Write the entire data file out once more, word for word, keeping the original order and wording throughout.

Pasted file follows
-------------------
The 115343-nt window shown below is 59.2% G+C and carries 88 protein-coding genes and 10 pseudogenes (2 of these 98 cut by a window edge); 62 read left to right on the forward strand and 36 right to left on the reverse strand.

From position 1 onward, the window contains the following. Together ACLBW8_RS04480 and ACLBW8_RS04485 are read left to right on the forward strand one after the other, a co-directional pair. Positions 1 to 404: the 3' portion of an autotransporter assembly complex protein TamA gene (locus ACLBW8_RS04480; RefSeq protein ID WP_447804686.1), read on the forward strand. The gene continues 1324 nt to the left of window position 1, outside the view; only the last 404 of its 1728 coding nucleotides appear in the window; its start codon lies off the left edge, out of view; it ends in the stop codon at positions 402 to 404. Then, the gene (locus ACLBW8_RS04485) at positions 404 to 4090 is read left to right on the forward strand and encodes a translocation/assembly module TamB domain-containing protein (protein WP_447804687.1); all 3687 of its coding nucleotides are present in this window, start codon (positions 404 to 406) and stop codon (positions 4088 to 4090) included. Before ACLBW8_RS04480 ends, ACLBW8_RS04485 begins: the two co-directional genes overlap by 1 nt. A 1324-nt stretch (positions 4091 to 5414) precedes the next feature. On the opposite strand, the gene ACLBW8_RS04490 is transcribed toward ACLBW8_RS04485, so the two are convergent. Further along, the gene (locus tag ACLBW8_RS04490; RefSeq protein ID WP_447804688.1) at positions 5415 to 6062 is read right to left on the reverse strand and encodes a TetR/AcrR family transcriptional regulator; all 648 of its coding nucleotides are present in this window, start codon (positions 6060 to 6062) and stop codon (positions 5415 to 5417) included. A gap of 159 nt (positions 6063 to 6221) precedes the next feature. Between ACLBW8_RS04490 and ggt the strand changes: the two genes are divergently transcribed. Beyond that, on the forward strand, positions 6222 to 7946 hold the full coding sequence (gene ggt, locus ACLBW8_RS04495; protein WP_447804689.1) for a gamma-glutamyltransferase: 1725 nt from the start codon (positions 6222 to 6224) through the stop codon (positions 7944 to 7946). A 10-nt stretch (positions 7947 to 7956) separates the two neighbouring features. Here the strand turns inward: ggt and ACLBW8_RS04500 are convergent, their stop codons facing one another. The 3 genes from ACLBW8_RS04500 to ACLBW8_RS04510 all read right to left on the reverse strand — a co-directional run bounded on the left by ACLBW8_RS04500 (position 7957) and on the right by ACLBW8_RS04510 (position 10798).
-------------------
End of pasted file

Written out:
The 115343-nt window shown below is 59.2% G+C and carries 88 protein-coding genes and 10 pseudogenes (2 of these 98 cut by a window edge); 62 read left to right on the forward strand and 36 right to left on the reverse strand.

From position 1 onward, the window contains the following. Together ACLBW8_RS04480 and ACLBW8_RS04485 are read left to right on the forward strand one after the other, a co-directional pair. Positions 1 to 404: the 3' portion of an autotransporter assembly complex protein TamA gene (locus ACLBW8_RS04480; RefSeq protein ID WP_447804686.1), read on the forward strand. The gene continues 1324 nt to the left of window position 1, outside the view; only the last 404 of its 1728 coding nucleotides appear in the window; its start codon lies off the left edge, out of view; it ends in the stop codon at positions 402 to 404. Then, the gene (locus ACLBW8_RS04485) at positions 404 to 4090 is read left to right on the forward strand and encodes a translocation/assembly module TamB domain-containing protein (protein WP_447804687.1); all 3687 of its coding nucleotides are present in this window, start codon (positions 404 to 406) and stop codon (positions 4088 to 4090) included. Before ACLBW8_RS04480 ends, ACLBW8_RS04485 begins: the two co-directional genes overlap by 1 nt. A 1324-nt stretch (positions 4091 to 5414) precedes the next feature. On the opposite strand, the gene ACLBW8_RS04490 is transcribed toward ACLBW8_RS04485, so the two are convergent. Further along, the gene (locus tag ACLBW8_RS04490; RefSeq protein ID WP_447804688.1) at positions 5415 to 6062 is read right to left on the reverse strand and encodes a TetR/AcrR family transcriptional regulator; all 648 of its coding nucleotides are present in this window, start codon (positions 6060 to 6062) and stop codon (positions 5415 to 5417) included. A gap of 159 nt (positions 6063 to 6221) precedes the next feature. Between ACLBW8_RS04490 and ggt the strand changes: the two genes are divergently transcribed. Beyond that, on the forward strand, positions 6222 to 7946 hold the full coding sequence (gene ggt, locus ACLBW8_RS04495; protein WP_447804689.1) for a gamma-glutamyltransferase: 1725 nt from the start codon (positions 6222 to 6224) through the stop codon (positions 7944 to 7946). A 10-nt stretch (positions 7947 to 7956) separates the two neighbouring features. Here the strand turns inward: ggt and ACLBW8_RS04500 are convergent, their stop codons facing one another. The 3 genes from ACLBW8_RS04500 to ACLBW8_RS04510 all read right to left on the reverse strand — a co-directional run bounded on the left by ACLBW8_RS04500 (position 7957) and on the right by ACLBW8_RS04510 (position 10798).